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Willpower, part VI: examples

posted by Joshua on June 4, 2011 in Awareness, Blog, Fitness
1 response

[This post is part of a series on willpower and how to understand and use it. If you don’t see a Table of Contents to the left, click here to view the series, where you’ll get more value than reading just this post.]

An example of an ineffective way to use willpower to get in shape is to will yourself to go to the gym two days a week for a year. An effective way is to search for healthy activities that you love and make them a part of your life, letting go of activities you don’t like. Or to find people who live active lifestyles you like and spend time with them, at the expense of people who don’t live active lifestyles.

For example, I bought my rowing machine not to get in shape, although I knew it would do that, I got it because I knew I would enjoy the feeling of using it. I use it because I enjoy it. Being in shape is a side benefit.

An example of an ineffective way to use willpower to diet is to follow a new diet no matter what until you achieve its goals. An effective way is to find healthy food you love and make it a part of your life. Or to find activities like cooking or gardening that you love that promote healthy nutrition. Or to find things about unhealthy food — partially hydrogenated vegetable oil, high fructose corn syrup, factory farmed meat, and such — that make them unappetizing, in favor of healthy foods.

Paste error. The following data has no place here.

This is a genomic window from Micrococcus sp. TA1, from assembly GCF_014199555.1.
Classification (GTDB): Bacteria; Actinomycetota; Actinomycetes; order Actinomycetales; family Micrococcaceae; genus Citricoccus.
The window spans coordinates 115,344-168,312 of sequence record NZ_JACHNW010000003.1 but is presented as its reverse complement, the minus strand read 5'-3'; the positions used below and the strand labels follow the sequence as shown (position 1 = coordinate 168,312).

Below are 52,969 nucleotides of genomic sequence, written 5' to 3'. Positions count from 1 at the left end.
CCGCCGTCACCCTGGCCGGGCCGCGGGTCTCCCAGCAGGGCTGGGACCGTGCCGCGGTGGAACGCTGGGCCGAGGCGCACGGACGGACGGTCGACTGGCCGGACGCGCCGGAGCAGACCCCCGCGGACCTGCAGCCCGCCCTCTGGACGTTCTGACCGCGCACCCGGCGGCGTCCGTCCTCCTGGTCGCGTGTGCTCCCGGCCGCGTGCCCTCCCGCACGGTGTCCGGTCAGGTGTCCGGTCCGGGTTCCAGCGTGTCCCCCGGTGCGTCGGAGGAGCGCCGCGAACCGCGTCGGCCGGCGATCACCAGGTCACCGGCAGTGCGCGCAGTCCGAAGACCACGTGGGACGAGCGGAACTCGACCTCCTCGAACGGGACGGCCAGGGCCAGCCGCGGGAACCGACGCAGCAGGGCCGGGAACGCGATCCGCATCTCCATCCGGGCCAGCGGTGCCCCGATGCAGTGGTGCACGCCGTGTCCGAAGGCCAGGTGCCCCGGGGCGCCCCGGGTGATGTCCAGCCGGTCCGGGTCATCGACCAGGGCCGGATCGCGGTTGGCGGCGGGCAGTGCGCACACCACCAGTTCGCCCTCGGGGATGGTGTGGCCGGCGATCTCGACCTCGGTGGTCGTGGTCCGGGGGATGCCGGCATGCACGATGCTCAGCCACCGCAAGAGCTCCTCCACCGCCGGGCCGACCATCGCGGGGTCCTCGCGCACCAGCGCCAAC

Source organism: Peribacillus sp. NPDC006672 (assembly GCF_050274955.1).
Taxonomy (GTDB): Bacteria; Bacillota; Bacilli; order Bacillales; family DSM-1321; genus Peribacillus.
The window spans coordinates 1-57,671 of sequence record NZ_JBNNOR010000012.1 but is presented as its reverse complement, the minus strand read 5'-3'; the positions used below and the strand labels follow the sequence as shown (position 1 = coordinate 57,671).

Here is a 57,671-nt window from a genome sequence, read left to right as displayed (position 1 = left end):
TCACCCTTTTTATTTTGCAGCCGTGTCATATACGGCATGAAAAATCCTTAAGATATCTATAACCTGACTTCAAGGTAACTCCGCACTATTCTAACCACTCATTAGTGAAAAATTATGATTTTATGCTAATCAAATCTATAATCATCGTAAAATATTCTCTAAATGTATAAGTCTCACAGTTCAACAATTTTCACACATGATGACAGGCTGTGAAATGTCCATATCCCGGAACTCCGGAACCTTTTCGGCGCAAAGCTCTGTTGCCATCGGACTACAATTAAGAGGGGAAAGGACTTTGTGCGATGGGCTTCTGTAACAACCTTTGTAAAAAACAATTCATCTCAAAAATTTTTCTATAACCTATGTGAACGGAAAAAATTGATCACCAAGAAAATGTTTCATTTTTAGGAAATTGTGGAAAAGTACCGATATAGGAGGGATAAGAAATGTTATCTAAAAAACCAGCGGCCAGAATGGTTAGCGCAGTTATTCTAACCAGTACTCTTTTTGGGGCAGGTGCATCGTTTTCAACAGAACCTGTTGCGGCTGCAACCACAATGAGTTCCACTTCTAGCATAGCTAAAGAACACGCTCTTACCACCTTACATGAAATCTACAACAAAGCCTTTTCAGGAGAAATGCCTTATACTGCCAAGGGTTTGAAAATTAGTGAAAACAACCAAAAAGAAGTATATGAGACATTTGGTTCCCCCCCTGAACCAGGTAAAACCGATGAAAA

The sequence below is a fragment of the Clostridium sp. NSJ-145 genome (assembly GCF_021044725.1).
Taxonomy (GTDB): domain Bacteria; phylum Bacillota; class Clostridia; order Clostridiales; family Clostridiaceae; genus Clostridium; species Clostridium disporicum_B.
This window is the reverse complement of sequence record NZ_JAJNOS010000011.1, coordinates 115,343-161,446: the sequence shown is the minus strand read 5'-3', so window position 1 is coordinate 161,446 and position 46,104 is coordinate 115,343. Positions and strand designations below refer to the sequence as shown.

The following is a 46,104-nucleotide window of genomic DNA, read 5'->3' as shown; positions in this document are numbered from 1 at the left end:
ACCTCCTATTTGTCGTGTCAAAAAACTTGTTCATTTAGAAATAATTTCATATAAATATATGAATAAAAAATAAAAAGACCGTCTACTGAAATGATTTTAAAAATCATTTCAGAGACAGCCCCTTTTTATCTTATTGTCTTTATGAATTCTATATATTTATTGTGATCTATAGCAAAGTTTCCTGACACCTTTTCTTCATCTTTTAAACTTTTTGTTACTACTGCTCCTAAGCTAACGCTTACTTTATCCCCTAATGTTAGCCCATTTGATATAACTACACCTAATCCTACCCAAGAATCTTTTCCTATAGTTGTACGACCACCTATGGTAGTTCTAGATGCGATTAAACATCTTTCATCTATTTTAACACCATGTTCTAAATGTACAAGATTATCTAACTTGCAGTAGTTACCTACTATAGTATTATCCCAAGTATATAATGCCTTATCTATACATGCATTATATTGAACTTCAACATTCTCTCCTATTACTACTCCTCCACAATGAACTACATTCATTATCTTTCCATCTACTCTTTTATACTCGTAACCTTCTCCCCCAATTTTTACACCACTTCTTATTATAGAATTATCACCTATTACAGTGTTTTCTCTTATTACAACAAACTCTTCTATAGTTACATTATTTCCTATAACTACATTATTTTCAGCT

For example, I don’t not eat meat and avoid partially hydrogenated vegetable oil, high fructose corn syrup, and refined foods because I want to deprive myself of something I enjoy. I do so because I don’t like them. I don’t understand people who like meat and try not to eat it. If they feel like there’s something wrong with eating meat, why don’t they find reasons not to like it?

An ineffective way to use willpower to control your temper is to force yourself to calm down when you’re angry. An effective was is to will yourself to pause, walk away, or look at other perspectives long enough until the moment passes, you aren’t enraged, and you can enjoy calmer discussion.

For example, I get angry, forget to pause, and feel compelled to win arguments at times, but when I’m aware I remember how much more influential I am when I listen to the other person and use their point of view as a starting point. So I use willpower to remind myself how much more effectively I achieve my goals with empathy over reactivity. Then I act thoughtfully without mental effort.

An ineffective way to write everyday is to force yourself to do it every day no matter what. An effective way is to find out if you enjoy and learn from it, then to do so.

For example, I write because I enjoy and learn from it. It doesn’t take mental effort to do something I enjoy.

Learn to make Meaningful Connections

with a simple, effective exercise from my book, Leadership Step by Step.

Including

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  • Video examples of me and Marshall Goldsmith
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1 response to “Willpower, part VI: examples

  1. Pingback: Willpower, part I: what is it, when to use it, and how | Joshua Spodek

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